UK Court refers Western Sahara imports case to EU Court
judge_hammr_610.jpg

In refering the case on the questionable legality of UK imports from Western Saharan products to the European Court of Justice, the UK Judge stated that "there is an arguable case of a manifest error by the [European] Commission in understanding and applying international law relevant to these agreements.”
Published: 20.10 - 2015 11:08Printer version    
Earlier this year, WSRW's partner organisation in the UK, Western Sahara Campaign (WSCUK), issued proceedings arguing that the UK was unlawfully allowing products, originating from or processed in Western Sahara, to be imported into the UK under a trade agreement with Morocco.

Law firm Leigh Day, acting for WSCUK, claims this is unlawful and that it is clear that Moroccan territorial jurisdiction does not extend to the territory of Western Sahara or to the territorial sea adjacent to Western Sahara. Therefore, goods and products produced in Western Sahara should not to be treated as originating from Morocco for the purposes of preferential tariffs or any other benefits conferred upon Moroccan products by European Union. The same is true in relation to fishing quotas allocated in the seas located off the coast of Western Sahara.

In his judgment yesterday The Hon Mr Justice Blake said:
“I conclude that there is an arguable case of a manifest error by the Commission in understanding and applying international law relevant to these agreements.”

Read the full text of the Judgement here.

The Hon Mr Justice Blake drew attention to ‘allegations of serious human rights abuses by the Moroccan authorities against the indigenous members of the Saharan population’. He also noted, ‘reports of discrimination in the field of business and employment and political expression against indigenous Saharans in favour of Moroccan nationals who have moved into the territory since 1975'.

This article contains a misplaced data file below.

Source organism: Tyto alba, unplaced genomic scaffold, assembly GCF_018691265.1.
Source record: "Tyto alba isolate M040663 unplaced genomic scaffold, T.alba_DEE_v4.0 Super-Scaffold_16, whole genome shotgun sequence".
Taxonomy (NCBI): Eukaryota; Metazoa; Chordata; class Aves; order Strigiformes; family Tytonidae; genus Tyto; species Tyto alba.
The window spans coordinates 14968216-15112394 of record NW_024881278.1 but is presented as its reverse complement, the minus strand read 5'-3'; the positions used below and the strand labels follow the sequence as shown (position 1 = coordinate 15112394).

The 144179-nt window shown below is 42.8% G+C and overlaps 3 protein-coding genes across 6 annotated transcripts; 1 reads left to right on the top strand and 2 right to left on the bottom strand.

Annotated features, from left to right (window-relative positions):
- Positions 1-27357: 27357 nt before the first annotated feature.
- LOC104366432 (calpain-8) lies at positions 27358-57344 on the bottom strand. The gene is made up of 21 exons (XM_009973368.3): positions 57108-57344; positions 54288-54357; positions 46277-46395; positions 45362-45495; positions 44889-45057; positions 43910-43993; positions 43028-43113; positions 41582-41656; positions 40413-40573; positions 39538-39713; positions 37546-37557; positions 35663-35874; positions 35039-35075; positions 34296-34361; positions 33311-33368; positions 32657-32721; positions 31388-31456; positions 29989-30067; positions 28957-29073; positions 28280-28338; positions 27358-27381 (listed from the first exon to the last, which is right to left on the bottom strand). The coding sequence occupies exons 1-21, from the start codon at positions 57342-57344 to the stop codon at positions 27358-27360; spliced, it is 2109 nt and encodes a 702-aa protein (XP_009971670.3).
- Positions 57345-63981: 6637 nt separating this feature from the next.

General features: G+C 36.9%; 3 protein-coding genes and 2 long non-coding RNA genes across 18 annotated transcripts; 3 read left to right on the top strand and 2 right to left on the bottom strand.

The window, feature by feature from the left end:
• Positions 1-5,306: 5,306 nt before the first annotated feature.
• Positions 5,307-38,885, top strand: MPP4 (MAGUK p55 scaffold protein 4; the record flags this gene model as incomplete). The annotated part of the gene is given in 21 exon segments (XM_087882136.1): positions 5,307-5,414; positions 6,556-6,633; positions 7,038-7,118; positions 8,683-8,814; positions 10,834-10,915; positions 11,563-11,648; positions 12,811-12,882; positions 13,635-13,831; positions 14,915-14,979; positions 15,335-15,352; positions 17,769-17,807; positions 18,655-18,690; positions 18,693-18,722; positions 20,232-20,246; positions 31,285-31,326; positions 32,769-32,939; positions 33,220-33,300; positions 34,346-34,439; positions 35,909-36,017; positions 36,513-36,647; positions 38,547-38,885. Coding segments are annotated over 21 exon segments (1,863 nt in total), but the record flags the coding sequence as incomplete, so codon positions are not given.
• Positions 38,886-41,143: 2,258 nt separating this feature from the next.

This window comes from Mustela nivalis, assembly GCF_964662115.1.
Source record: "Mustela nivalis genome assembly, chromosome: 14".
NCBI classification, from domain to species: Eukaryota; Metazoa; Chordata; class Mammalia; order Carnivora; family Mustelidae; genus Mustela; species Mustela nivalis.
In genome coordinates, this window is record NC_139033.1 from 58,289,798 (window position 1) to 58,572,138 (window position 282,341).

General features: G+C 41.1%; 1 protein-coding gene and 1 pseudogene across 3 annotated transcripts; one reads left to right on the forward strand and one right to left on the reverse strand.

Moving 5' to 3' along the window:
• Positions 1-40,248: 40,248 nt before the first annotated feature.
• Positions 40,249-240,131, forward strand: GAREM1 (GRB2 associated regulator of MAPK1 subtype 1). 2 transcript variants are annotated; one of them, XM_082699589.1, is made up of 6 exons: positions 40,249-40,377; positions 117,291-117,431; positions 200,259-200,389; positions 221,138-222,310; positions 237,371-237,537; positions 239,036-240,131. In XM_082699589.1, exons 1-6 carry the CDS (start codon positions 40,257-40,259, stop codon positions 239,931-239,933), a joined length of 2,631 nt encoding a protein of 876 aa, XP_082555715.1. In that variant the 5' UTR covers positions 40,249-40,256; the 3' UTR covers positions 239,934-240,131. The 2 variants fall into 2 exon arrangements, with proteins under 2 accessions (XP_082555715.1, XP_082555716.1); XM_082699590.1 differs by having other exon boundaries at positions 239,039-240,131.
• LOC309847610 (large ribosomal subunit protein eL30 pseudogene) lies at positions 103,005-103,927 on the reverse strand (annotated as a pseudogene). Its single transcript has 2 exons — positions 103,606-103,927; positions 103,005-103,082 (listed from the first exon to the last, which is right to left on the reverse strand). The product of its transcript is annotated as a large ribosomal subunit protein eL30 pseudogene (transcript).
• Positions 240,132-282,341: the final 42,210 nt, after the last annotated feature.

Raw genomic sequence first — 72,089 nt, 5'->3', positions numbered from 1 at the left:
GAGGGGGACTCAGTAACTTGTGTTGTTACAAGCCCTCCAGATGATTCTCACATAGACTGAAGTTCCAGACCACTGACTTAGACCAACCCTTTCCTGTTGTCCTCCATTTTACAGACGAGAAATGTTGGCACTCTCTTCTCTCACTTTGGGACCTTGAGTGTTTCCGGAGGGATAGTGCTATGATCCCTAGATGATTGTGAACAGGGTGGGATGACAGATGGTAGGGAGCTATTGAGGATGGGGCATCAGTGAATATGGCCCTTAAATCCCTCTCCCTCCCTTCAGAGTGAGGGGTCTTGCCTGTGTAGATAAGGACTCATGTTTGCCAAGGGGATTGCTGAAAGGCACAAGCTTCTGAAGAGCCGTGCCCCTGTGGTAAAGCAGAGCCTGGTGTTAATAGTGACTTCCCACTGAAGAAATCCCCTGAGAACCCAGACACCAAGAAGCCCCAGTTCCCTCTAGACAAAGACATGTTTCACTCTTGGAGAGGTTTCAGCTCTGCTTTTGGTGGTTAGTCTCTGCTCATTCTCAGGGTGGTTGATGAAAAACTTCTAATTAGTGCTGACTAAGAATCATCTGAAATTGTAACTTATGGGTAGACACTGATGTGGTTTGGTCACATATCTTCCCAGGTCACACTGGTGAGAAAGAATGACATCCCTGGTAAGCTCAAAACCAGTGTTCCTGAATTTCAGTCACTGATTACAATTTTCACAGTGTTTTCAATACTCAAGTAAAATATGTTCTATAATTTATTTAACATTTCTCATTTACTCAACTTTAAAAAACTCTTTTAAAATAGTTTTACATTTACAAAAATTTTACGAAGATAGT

John Gurr of WSCUK said: “this is a landmark step forward for the Saharawi people. For too long governments have ignored their obligations under international law and made agreements with Morocco to exploit resources that do not belong to Morocco and that Morocco only controls by military force”.

Two EU Member States have a strong position on the subject of Western Sahara imports. The Dutch government has stated on more than one occasion that products from Western Sahara cannot enter the EU market labelled as from Morocco, a position shared with the Swedish government. Similarly, the EFTA countries do not interpret their Free Trade Agreement with Morocco to apply to Western Sahara. The United States explicitly excludes Western Sahara from its free trade cooperation with Morocco.

At present, the European Court of Justice is reviewing the legality of both the EU-Morocco Fisheries Partnership Agreement and the EU-Morocco Free Trade Agreement covering agricultural products, precisely because they allow Western Sahara products to enter the EU market as if they were Moroccan.

Western Sahara, in north-west Africa, is the subject of a decades-long dispute between Morocco and the Saharawi people. In October 1975 the International Court of Justice rejected Morocco’s territorial claims over Western Sahara and recognised the Saharawi people's right to self-determination.  Since 1975 Morocco has supported the settlement of its citizens in Western Sahara, arguably in breach of Article 49 of the Geneva Conventions, which states: ‘The Occupying Power shall not deport or transfer parts of its own civilian population into the territory it occupies.’  The United Nations and NGOs such as Human Rights Watch, Amnesty International and the Norwegian Refugee Council have found evidence of human rights abuses.